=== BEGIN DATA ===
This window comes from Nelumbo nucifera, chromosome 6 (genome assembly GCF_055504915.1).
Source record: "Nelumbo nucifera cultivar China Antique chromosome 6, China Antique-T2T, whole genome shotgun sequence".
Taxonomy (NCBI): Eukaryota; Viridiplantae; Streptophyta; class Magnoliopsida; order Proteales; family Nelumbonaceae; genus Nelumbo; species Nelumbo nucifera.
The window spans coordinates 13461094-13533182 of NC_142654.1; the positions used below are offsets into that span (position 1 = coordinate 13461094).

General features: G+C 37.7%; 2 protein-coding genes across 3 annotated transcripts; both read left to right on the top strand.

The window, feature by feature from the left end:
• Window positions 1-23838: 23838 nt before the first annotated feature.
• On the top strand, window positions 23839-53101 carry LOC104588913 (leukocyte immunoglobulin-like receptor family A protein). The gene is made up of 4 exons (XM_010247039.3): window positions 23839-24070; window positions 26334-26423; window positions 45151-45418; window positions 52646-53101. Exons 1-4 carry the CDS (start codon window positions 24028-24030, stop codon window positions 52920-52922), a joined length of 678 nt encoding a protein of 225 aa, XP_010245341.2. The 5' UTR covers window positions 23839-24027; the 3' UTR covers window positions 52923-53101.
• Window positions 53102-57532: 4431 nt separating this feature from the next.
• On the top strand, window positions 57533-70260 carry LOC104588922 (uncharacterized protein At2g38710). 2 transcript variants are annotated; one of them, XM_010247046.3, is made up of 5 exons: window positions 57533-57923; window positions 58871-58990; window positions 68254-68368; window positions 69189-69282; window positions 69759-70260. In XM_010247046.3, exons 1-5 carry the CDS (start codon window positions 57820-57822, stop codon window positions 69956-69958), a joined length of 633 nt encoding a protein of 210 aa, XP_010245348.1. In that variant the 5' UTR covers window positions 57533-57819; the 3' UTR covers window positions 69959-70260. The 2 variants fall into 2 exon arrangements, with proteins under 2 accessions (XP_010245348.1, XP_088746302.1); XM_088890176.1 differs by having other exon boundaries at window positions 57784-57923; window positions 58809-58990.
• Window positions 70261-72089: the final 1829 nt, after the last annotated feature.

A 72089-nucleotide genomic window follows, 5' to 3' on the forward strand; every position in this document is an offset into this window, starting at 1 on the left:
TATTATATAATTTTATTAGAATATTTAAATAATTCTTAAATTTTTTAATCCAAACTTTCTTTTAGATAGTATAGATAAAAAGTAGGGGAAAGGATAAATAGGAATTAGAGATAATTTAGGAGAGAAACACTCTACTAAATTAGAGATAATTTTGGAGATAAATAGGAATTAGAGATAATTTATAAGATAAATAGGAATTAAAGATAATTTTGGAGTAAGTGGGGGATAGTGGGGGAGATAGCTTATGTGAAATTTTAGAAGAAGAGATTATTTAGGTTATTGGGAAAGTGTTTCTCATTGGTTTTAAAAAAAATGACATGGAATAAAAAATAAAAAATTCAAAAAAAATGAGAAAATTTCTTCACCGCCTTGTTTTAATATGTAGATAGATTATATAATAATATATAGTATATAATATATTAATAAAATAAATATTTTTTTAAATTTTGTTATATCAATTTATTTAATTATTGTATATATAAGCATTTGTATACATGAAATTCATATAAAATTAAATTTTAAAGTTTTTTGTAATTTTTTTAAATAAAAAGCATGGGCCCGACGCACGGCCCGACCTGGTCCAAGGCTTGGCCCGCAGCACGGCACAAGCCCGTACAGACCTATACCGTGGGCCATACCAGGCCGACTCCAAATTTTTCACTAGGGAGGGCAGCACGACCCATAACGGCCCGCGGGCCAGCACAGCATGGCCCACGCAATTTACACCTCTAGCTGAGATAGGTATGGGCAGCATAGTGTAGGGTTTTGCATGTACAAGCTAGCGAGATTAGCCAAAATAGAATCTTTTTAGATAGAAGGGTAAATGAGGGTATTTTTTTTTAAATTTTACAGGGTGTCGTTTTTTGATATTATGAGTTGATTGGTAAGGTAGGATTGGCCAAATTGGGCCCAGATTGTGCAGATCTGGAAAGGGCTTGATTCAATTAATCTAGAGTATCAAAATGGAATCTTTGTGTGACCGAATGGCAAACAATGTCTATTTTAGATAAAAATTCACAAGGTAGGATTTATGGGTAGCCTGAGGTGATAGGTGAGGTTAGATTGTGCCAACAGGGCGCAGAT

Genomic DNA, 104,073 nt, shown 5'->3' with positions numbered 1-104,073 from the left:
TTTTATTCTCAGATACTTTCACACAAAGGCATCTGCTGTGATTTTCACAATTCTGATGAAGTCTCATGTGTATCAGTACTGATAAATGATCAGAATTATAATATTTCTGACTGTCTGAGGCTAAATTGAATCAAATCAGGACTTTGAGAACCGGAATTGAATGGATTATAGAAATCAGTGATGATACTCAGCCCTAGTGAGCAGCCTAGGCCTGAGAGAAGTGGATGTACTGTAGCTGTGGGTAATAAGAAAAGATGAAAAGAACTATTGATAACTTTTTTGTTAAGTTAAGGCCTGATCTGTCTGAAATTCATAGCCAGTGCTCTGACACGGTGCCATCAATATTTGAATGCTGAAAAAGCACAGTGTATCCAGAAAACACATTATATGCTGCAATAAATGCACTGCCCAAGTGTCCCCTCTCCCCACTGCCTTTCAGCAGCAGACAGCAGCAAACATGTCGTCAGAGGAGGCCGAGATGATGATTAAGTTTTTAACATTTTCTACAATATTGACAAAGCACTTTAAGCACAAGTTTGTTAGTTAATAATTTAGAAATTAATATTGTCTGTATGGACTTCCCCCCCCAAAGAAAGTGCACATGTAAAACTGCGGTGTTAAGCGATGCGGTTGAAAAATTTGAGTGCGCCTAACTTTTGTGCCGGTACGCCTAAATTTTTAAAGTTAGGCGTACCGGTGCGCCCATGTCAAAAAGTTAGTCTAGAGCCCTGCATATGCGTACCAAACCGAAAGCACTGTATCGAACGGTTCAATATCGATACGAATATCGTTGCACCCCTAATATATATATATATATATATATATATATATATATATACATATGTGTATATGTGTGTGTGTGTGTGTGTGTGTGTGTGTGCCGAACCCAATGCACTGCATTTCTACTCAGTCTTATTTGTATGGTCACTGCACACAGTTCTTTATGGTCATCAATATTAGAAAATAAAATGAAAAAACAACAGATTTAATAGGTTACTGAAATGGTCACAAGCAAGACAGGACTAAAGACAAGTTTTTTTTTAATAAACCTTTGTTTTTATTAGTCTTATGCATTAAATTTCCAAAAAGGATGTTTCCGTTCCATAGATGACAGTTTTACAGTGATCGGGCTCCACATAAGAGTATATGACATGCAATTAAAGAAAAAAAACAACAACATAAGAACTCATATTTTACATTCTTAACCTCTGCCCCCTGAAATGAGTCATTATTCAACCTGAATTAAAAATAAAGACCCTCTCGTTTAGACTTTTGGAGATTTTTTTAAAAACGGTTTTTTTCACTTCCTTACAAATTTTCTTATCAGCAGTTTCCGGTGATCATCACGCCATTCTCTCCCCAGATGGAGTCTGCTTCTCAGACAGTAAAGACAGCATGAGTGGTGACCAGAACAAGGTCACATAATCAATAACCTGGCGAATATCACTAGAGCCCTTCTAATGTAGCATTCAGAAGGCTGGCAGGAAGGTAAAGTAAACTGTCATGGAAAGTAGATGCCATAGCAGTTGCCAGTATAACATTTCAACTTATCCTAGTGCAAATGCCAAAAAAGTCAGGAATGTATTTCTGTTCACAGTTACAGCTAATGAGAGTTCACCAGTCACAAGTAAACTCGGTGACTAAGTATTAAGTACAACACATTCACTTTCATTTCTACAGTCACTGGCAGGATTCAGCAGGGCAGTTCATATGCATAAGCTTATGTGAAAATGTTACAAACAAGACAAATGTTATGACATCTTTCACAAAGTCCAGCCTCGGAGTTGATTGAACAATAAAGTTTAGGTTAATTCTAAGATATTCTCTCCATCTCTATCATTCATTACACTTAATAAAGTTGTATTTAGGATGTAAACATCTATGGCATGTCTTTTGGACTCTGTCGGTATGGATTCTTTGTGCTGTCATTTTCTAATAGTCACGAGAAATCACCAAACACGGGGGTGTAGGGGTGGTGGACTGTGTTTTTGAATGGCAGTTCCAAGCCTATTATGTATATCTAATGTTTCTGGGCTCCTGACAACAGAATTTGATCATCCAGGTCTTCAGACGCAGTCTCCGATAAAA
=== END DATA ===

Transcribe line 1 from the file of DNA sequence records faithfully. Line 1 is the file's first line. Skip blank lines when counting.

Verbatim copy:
This window comes from Nelumbo nucifera, chromosome 6 (genome assembly GCF_055504915.1).